The harvest festival of the Punjab region, the Punjabi new year falling on the first day of Vaisakh which is the first solar month of the Punjabi calendar, Khalsa Sirjana Divas which marks the birth of the Khalsa in the year 1699 and the Mesha Sankranti festival.
The first day of Vaisakh marks the solar new year. It is the New Year’s Day for Hindus in Tamil Nadu, Kerala, Odisha, West Bengal, Assam, Bihar, Uttrakhand, Uttar Pradesh, Himachal Pradesh, Haryana, Punjab and other parts of India. Vaisakhi is celebrated as Vaisakhadi or Poila Boishakh in West Bengal and Bahag Bihu in Assam, Vaisakhi coincides with the festival of ‘Vishu‘ celebrated in Kerala a day after Vaisakhi.
Why is Baisakhi Celebrated
It is also celebrated as a day of founding the Sikh community known as the Khalsa also called as Khalsa Sirjana Divas. It is celebrated on April 14 each year. This day is also observed as a thanksgiving day by farmers whereby farmers pay their tribute, thanking God for the abundant harvest and also praying for future prosperity.
According to the Punjabi calendar, Vaisakhi is also the Punjabi New Year (occurring on the first of the solar month of Vaisakh) based on the solar aspect of the Punjabi calendar which in turn is based on the Bikrami calendar and is used by all communities.
Vaisakhi took on special significance for the Sikh community in 1699, when the tenth of the Sikh Guru-Prophets—Guru Gobind Singh (1666-1708 CE)—invited his disciples to join him in the city of Anandpur Sahib. At this gathering, Guru Gobind Singh formally established the Khalsa Panth.
The first day of Vaisakh marks the solar new year but is not considered to be a New Year across India but only in some regions. Therefore, Vaisakhi coincides with the New Year’s Day (according to the solar new year) celebrated by people across the Tamil Nadu, Assam Valley, Kerala, Odisha, West Bengal, the Kumaon region of Uttrakhand and Mithila region of Bihar (where the Sun-god Surya is honored). It is also celebrated outside India in Nepal and Sri Lanka & Bangladesh, where it is called Pahela Baisakh.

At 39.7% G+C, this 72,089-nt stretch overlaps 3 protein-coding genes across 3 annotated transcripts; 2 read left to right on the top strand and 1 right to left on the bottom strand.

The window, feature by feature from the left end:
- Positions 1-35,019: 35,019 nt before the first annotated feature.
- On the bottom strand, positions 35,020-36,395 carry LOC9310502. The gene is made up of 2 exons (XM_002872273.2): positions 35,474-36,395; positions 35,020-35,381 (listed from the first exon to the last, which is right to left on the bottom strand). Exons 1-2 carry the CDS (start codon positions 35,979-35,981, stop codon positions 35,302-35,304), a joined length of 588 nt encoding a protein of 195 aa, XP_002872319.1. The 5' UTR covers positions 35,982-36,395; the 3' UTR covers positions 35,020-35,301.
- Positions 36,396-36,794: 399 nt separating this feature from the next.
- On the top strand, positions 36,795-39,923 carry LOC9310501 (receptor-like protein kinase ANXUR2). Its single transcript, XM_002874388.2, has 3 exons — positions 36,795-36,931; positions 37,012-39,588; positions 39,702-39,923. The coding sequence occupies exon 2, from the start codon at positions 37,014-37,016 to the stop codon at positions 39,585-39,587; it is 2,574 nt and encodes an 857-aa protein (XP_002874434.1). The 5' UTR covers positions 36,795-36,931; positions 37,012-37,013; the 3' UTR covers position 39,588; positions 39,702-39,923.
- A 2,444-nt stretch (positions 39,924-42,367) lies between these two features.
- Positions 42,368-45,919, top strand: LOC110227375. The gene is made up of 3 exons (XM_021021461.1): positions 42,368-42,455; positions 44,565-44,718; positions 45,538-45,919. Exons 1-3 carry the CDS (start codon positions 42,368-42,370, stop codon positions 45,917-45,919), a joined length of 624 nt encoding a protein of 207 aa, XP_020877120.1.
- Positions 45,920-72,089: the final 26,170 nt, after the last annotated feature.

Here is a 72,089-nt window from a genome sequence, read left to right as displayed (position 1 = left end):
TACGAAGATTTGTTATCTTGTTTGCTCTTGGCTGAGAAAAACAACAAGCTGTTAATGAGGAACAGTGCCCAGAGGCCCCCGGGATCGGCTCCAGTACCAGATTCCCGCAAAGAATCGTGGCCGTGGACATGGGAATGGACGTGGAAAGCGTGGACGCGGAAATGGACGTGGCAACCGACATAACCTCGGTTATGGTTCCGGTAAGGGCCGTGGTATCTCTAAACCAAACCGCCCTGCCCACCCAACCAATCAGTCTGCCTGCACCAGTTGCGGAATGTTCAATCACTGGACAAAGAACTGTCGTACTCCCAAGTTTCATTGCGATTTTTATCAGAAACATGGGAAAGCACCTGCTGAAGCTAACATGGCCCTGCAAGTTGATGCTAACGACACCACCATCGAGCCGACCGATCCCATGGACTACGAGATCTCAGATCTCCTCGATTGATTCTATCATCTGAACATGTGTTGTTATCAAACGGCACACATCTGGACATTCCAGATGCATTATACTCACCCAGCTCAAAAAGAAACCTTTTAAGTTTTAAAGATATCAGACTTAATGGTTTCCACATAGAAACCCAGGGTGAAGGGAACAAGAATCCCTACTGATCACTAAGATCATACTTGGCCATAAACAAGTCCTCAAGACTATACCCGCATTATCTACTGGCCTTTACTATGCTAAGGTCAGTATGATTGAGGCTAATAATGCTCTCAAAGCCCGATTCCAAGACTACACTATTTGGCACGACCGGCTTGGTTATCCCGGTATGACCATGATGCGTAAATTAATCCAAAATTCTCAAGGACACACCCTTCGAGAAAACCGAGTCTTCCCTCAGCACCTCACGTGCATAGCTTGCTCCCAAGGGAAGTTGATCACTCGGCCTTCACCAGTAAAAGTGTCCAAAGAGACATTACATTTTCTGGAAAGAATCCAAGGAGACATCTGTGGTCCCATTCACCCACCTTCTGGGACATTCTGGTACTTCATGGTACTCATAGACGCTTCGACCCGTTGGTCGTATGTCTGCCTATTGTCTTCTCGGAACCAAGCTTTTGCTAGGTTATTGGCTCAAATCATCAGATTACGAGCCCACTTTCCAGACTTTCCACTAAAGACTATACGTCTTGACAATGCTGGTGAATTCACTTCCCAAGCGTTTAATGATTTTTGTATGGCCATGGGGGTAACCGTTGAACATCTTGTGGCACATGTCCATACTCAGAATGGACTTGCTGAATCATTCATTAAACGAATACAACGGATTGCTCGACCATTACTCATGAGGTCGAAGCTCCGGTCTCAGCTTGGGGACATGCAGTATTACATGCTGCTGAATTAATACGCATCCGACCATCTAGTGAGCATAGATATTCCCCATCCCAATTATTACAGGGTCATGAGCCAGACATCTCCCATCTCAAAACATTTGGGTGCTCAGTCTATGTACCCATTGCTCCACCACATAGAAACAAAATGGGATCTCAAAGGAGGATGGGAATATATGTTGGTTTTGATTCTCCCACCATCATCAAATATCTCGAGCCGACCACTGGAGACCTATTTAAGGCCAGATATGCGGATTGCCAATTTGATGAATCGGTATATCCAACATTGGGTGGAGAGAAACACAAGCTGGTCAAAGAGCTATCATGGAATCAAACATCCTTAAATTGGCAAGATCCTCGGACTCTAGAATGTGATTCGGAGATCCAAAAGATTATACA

Vaisakhi almost coincides with the festival of ‘Vishu’ celebrated in Kerala a day after Vaisakhi. The festivities include fireworks, shopping for new clothes and interesting displays called ‘Vishu Kani’. These are arrangements of flowers, grains, fruits, cloth, gold, and money are viewed early in the morning, to ensure a year of prosperity. The other festival Vaisakhi almost coincides with is Bohag Bihu which is celebrated in Assam a day after Vaisakhi where the community organizes massive feasts, music, and dancing.
Vaisakhi is celebrated in much the same way as Gurpurab, every year The Guru Granth Sahib is carried in the procession in a place of honor, Nagar Kirtan and Sikh Day Parade are held at various parts of the world. Kirtan is a term meaning the singing of hymns from the Guru Grath Sahib, the Sikh holy book. Celebrations always include music, singing and chanting scriptures and hymns and free food Langar is served.
In India Fairs are held to mark the New Year and the harvesting season, there is a lot of joy and enthusiasm in northern state mainly in Punjab and Haryana. Folk dances are organized into Bhangra is a traditional folk dance that is performed at fairs. Parades, dancing and singing happen throughout the day.